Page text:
Rima Urbonaitė
© DELFI / Andrius Ufartas

It has long ceased to be news that the coalition is neither harmonious, nor featuring smooth dialogue. But few could have expected this chaos half a year ago. However G. Paluckas arrived and the chaos began first within the Social Democrats and then continued to flood into the coalition. R. Urbonaitė writes about the ruling coalition's future on LRT.lt.

This coalition's interactions remind of cacophony. It is probably already hard to recall how many clashes there have been between G. Paluckas and S. Skvernelis. We watch how the Prime Minister sends the Social Democrats and their proposals choice words, while the proposals appear to lack tangible analysis and are just a mass of requests, including progressive taxation (It would appear they accidentally recalled they are leftists). But right then we hear R. Karbauskis' soliloquy how things are getting ever better between the coalition partners. Better for R. Karbauskis, better for the Social Democrat heads, who are sitting in Seimas, unlike their chairman, just not better for G. Paluckas. Thus the latter decided to justify his appointment as chairman, take leadership and put the coalition in check.

Just that probably even G. Paluckas himself has no idea what this will do to the Social Democrats themselves. The decision to withdraw isn't everything. The question is also when to leave. Just that it isn't clear if this is being considered. Because for now the Social Democrats are not presenting arguments which would make everyone believe that they did their best to implement leftist policy and presented certain decisions, but were refused despite the proposals being excellent. Thus leaving without a major failure on the partners' side would not be overly insightful either.

There is also the question of what will follow upon leaving the coalition. What will the party's rehabilitation be like then? Is there a strategy? If there is, then in such a case doubts arise whether the Social Democrats in Seimas know anything of it. And the further, the more suspicious it is that this is no longer simply a struggle over party ideology, but an elementary struggle for a place under the sun, that is to say a struggle for power. G. Paluckas' comments so far fail to convince and it would appear fail to reach the target audience. An image has formed in the public eye that the Social Democrats are fractured internally and there's a lack of communication between the chairman, group prefect and others. There are few facts to deny this. But overall high political IQ, just as strategic thinking is unfortunately such a rarity in Lithuania's political scene. And this applies to not only political newcomers. Break down, reform, leave, come, prohibit. But why, who, how, what? These questions often get side-lined.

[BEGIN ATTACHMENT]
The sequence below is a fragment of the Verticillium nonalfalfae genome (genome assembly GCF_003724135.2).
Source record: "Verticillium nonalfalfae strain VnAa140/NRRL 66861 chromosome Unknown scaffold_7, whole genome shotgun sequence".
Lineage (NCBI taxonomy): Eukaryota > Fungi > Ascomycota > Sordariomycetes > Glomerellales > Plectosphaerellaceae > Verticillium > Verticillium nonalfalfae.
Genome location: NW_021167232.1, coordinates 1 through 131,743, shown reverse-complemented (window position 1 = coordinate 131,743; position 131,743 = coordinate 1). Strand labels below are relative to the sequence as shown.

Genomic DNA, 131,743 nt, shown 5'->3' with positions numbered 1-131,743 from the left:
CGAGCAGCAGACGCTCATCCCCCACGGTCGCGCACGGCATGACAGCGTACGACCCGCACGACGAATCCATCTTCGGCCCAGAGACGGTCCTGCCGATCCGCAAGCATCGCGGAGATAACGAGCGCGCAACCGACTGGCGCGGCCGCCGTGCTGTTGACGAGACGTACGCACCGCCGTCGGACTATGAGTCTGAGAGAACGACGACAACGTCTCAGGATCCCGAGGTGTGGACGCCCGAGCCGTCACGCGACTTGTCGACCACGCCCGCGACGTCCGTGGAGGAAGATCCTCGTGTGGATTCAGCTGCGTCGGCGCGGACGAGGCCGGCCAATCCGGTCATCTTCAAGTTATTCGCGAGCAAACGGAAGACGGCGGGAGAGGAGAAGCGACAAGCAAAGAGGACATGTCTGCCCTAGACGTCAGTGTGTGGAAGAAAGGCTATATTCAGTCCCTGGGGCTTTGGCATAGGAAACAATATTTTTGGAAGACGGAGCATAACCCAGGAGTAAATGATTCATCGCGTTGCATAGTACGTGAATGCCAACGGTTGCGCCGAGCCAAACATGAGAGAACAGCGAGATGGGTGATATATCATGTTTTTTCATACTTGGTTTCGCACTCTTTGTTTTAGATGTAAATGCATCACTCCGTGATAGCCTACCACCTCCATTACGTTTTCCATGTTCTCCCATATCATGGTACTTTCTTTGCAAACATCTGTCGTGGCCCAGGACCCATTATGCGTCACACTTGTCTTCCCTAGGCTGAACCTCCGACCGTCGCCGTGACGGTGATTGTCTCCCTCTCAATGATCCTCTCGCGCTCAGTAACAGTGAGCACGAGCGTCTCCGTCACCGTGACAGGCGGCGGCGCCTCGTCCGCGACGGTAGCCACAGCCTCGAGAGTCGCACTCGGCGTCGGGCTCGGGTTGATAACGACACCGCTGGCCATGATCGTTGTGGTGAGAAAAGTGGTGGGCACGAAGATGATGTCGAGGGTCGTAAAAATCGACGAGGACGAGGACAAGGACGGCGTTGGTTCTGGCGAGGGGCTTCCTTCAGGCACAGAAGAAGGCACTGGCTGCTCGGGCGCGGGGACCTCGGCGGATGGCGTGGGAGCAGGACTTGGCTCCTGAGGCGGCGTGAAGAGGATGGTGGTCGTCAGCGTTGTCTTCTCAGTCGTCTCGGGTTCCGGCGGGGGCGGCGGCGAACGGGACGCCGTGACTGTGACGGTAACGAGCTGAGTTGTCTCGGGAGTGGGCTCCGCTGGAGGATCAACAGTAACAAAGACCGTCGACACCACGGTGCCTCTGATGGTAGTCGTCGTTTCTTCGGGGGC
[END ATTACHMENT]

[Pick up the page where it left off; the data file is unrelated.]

But if G. Paluckas announces a check, it does not necessarily mean he will also call a checkmate. It would appear that it is S. Skvernelis who wishes to call a checkmate, taking initiative into his own hands and going on the offensive. In other words he states outright that the Social Democrats can do all the surveys they want, but he is already negotiating with others. And there is nothing unexpected regarding this. Yes, the Social Democrats were and could still be convenient partners. But if they drag things on to September 20, then chaos will arise right at the peak when budgeting begins and a year will have passed after the elections and everyone will be increasingly demanding results. Thus it would appear that the Prime Minister does not enjoy being a pawn being pushed around by others. Who would?

Nevertheless we will have to see if the Prime Minister has a strategy. His situation was very thankless. Negotiations with the Conservatives would be extremely difficult. The benefit of being in the coalition is ambiguous for the Conservatives. But still, wanting power is also very natural.

Perhaps the Liberals may suit the Prime Minister quite well. He, by the way, is increasingly becoming like them. But it is dubious whether R. Karbauskis could contort enough here to allow the Liberals closer. The Electoral Action of Poles – Christian Families Union (LLRA-KŠS) and Order and Justice groups are even more complicated. The municipal policies of the LLRA-KŠS and their chairman adorned with a ribbon of St. George can only cause questions and doubts. As for the others, their order and justice is now in the hands of law enforcement. Thus whether it is worth treading all over all principles in the name of a coalition is also dubious. This does not mean that this political puzzle cannot be solved. The question is whether the Prime Minister and "Farmers" will have enough political IQ to solve it.

As such a lack of clear strategy and a weekly check to the coalition does not mean that the Social Democrats will also declare checkmate. It is unclear what this will end with. Nevertheless we can prepare for a very interesting new season of political game of thrones. Just that interesting does not have to mean it will have a happy ending because the interests of the state often are left somewhere in the shadows with such players.

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